Lawmakers Hear Impassioned Arguments on Illegal Immigration
Dozens of people spoke out Wednesday on whether North Carolina should regulate immigration as state lawmakers consider how to clamp down on the flow of illegal immigrants.
The House Select Committee on the State’s Role in Immigration held a two-hour public hearing on the issue, but committee leaders said further meetings would be put off until the fall as the state awaits a U.S. Supreme Court ruling on the legality of tough immigration restrictions in Arizona.
“If you’re not here legally, you are stealing from all the rest of us,” Cindy Caribou told lawmakers. “We cannot just open everything to everybody in the world.”
Several ministers said Christianity calls for people to help the downtrodden, including foreigners, and immigrant advocates said punishing illegal immigrants creates more problems than it solves.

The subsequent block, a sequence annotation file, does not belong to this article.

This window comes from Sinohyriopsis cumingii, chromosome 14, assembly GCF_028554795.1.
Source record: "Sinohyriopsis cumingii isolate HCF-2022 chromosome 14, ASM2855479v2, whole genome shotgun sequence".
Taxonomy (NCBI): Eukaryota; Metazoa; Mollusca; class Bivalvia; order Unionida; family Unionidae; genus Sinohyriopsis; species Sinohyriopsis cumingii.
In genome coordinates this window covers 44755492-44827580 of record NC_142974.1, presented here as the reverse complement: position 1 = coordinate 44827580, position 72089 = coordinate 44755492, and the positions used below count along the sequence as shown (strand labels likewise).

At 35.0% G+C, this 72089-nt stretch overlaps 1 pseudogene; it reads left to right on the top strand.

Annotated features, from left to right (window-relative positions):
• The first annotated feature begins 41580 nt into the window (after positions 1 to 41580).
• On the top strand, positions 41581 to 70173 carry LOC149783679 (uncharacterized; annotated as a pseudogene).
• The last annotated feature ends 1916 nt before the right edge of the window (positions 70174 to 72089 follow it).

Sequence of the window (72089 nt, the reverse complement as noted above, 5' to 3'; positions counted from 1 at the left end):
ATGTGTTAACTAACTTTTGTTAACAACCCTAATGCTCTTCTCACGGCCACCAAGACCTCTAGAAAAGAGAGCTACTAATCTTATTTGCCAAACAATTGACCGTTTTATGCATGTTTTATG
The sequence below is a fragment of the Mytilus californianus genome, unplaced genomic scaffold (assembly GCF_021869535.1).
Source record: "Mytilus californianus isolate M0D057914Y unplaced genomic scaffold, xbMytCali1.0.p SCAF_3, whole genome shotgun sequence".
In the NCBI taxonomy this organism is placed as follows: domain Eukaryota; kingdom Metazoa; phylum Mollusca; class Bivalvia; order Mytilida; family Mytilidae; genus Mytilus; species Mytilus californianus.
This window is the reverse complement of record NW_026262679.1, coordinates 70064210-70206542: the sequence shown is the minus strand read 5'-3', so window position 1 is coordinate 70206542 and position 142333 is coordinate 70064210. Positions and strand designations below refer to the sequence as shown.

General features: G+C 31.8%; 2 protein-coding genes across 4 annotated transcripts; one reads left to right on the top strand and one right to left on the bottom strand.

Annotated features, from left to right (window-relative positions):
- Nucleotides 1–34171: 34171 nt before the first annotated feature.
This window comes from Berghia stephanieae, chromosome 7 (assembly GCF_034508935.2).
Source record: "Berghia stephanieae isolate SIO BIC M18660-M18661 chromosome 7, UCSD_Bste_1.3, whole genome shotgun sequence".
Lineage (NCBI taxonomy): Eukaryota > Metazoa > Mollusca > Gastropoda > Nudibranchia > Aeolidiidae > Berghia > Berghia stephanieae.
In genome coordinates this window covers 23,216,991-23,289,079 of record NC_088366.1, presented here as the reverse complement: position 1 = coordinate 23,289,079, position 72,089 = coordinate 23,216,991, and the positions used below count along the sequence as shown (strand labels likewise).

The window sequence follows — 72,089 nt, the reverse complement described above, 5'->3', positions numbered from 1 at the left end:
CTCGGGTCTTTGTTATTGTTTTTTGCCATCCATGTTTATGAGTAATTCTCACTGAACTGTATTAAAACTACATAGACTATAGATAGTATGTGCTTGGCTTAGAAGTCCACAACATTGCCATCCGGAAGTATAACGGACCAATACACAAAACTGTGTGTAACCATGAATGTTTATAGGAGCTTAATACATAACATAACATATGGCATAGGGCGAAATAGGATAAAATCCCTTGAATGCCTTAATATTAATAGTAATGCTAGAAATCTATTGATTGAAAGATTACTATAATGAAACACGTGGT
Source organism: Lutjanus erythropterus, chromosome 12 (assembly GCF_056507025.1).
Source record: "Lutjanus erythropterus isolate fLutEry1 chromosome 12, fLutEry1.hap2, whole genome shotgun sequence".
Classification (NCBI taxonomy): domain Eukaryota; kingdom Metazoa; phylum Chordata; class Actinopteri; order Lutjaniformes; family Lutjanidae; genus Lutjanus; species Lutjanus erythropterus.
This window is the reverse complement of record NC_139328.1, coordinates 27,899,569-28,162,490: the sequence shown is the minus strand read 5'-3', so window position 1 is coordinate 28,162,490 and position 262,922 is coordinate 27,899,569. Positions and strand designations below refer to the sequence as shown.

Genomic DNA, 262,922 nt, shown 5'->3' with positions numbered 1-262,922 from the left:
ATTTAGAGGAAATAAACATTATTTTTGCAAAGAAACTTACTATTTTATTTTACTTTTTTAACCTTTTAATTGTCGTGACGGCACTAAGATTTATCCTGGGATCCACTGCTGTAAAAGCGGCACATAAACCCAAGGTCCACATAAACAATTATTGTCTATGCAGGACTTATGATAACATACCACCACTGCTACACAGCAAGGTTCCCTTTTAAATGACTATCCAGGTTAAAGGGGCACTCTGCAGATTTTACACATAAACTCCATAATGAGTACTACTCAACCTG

Patricia Adams of the group We Are North Carolina said immigrant workers, many of whom are undocumented, are a critical component of North Carolina’s agricultural industry.
“We want our state to actually be inclusive, honorable and just, not just seem that way,” Adams said. “Legislators should stop dividing our communities and instead work for policies that unite us and make us stronger.”
The Pew Hispanic Center estimates North Carolina ranks ninth in population among the states with what it calls 325,000 unauthorized immigrants, defined as foreign-born citizens of other countries who aren’t legal immigrants.
The Republican-controlled state House is considering measures similar to laws enacted in Alabama and Arizona that restrict access to public services by undocumented workers and empower local law enforcement officers to identify those in the country illegally.
Federal authorities who enforce immigration laws have generally discouraged such state-based initiatives.